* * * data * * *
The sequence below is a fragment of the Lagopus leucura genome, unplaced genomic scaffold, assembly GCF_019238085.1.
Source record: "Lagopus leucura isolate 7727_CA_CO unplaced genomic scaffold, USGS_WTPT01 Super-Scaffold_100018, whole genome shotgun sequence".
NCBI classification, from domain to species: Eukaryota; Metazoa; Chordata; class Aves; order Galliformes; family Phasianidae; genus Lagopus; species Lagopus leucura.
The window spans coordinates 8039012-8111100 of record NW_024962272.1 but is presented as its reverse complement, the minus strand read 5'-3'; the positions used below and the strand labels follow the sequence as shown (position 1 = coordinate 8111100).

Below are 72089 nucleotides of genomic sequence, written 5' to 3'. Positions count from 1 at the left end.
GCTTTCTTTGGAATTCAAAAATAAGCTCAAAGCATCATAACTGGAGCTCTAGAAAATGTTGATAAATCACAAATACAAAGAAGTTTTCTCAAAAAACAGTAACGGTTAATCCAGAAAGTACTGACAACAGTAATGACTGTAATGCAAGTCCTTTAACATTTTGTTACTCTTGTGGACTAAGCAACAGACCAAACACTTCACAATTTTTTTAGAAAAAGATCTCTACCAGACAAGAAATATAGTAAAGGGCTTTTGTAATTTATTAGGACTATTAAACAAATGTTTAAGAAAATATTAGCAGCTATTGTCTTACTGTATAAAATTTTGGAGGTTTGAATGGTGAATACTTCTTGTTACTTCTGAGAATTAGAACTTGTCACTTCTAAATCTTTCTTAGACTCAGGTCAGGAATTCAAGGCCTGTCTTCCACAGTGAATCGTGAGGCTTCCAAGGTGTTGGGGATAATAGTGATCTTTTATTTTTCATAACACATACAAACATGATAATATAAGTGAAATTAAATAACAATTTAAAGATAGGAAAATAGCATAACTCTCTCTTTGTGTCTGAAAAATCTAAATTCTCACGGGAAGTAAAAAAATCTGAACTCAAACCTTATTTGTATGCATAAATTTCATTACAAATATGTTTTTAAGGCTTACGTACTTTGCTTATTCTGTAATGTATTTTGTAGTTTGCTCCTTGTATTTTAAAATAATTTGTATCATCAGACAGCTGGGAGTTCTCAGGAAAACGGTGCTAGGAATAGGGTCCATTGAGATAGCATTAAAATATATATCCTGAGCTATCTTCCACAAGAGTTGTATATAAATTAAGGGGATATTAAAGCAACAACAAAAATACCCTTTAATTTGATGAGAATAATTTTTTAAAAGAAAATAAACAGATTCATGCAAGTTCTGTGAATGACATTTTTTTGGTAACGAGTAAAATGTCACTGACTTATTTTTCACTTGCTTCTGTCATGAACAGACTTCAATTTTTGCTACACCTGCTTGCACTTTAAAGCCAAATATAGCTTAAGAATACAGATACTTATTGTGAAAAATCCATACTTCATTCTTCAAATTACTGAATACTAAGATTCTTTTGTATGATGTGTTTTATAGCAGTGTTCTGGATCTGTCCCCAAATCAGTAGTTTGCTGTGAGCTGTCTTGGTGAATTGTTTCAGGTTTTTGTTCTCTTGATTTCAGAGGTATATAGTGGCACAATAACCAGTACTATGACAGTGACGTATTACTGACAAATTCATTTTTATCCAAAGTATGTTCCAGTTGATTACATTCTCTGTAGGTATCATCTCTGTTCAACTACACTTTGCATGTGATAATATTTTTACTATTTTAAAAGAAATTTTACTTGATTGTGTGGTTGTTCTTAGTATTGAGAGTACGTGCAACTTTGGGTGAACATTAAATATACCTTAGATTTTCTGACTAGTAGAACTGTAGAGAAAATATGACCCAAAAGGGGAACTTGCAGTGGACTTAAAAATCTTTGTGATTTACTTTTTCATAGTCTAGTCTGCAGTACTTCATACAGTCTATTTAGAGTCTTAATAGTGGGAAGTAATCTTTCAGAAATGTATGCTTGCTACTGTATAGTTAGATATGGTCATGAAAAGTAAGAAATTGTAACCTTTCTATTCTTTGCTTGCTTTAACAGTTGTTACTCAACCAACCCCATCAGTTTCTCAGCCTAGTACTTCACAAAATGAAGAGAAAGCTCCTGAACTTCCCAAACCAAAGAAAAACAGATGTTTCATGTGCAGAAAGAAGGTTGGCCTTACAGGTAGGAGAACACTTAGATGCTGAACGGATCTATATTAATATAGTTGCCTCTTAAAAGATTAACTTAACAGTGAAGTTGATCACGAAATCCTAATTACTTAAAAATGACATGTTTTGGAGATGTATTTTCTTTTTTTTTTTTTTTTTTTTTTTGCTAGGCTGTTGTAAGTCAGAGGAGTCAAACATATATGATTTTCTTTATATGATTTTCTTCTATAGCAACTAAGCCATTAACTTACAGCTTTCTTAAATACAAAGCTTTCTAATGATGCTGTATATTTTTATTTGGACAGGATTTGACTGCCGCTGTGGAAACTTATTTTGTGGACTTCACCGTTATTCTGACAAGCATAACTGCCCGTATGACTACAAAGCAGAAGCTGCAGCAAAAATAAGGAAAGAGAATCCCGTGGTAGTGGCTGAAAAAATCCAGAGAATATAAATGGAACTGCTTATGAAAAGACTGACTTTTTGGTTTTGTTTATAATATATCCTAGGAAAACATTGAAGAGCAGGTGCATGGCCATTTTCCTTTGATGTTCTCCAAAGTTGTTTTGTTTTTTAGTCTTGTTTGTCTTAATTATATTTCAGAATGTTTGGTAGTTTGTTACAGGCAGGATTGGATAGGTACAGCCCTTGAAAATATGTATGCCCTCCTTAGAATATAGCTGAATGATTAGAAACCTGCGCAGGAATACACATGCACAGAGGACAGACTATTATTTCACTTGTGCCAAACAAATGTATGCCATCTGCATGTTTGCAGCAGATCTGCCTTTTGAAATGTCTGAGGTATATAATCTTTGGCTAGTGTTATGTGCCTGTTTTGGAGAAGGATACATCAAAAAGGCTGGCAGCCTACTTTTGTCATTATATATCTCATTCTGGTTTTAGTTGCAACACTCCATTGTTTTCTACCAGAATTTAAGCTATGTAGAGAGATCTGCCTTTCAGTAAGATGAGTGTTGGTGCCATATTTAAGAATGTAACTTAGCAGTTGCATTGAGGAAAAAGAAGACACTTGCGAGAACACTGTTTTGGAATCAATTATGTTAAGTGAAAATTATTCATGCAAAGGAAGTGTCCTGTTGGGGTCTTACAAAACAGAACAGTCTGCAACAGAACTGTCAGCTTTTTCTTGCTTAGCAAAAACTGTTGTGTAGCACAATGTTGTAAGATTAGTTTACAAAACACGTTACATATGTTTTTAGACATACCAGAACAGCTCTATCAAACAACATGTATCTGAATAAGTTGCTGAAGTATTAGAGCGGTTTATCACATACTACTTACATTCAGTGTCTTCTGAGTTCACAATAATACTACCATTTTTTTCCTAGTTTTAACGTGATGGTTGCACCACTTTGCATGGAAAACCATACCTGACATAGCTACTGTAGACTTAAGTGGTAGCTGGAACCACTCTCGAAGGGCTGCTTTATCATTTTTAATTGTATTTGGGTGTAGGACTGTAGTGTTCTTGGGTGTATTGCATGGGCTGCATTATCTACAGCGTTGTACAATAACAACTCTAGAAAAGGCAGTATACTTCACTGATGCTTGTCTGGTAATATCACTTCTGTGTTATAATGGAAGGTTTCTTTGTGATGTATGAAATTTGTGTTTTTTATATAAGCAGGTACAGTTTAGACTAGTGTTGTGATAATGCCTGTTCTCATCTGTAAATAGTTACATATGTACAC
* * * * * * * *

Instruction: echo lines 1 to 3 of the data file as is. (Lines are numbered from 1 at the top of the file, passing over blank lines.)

The sequence below is a fragment of the Lagopus leucura genome, unplaced genomic scaffold, assembly GCF_019238085.1.
Source record: "Lagopus leucura isolate 7727_CA_CO unplaced genomic scaffold, USGS_WTPT01 Super-Scaffold_100018, whole genome shotgun sequence".
NCBI classification, from domain to species: Eukaryota; Metazoa; Chordata; class Aves; order Galliformes; family Phasianidae; genus Lagopus; species Lagopus leucura.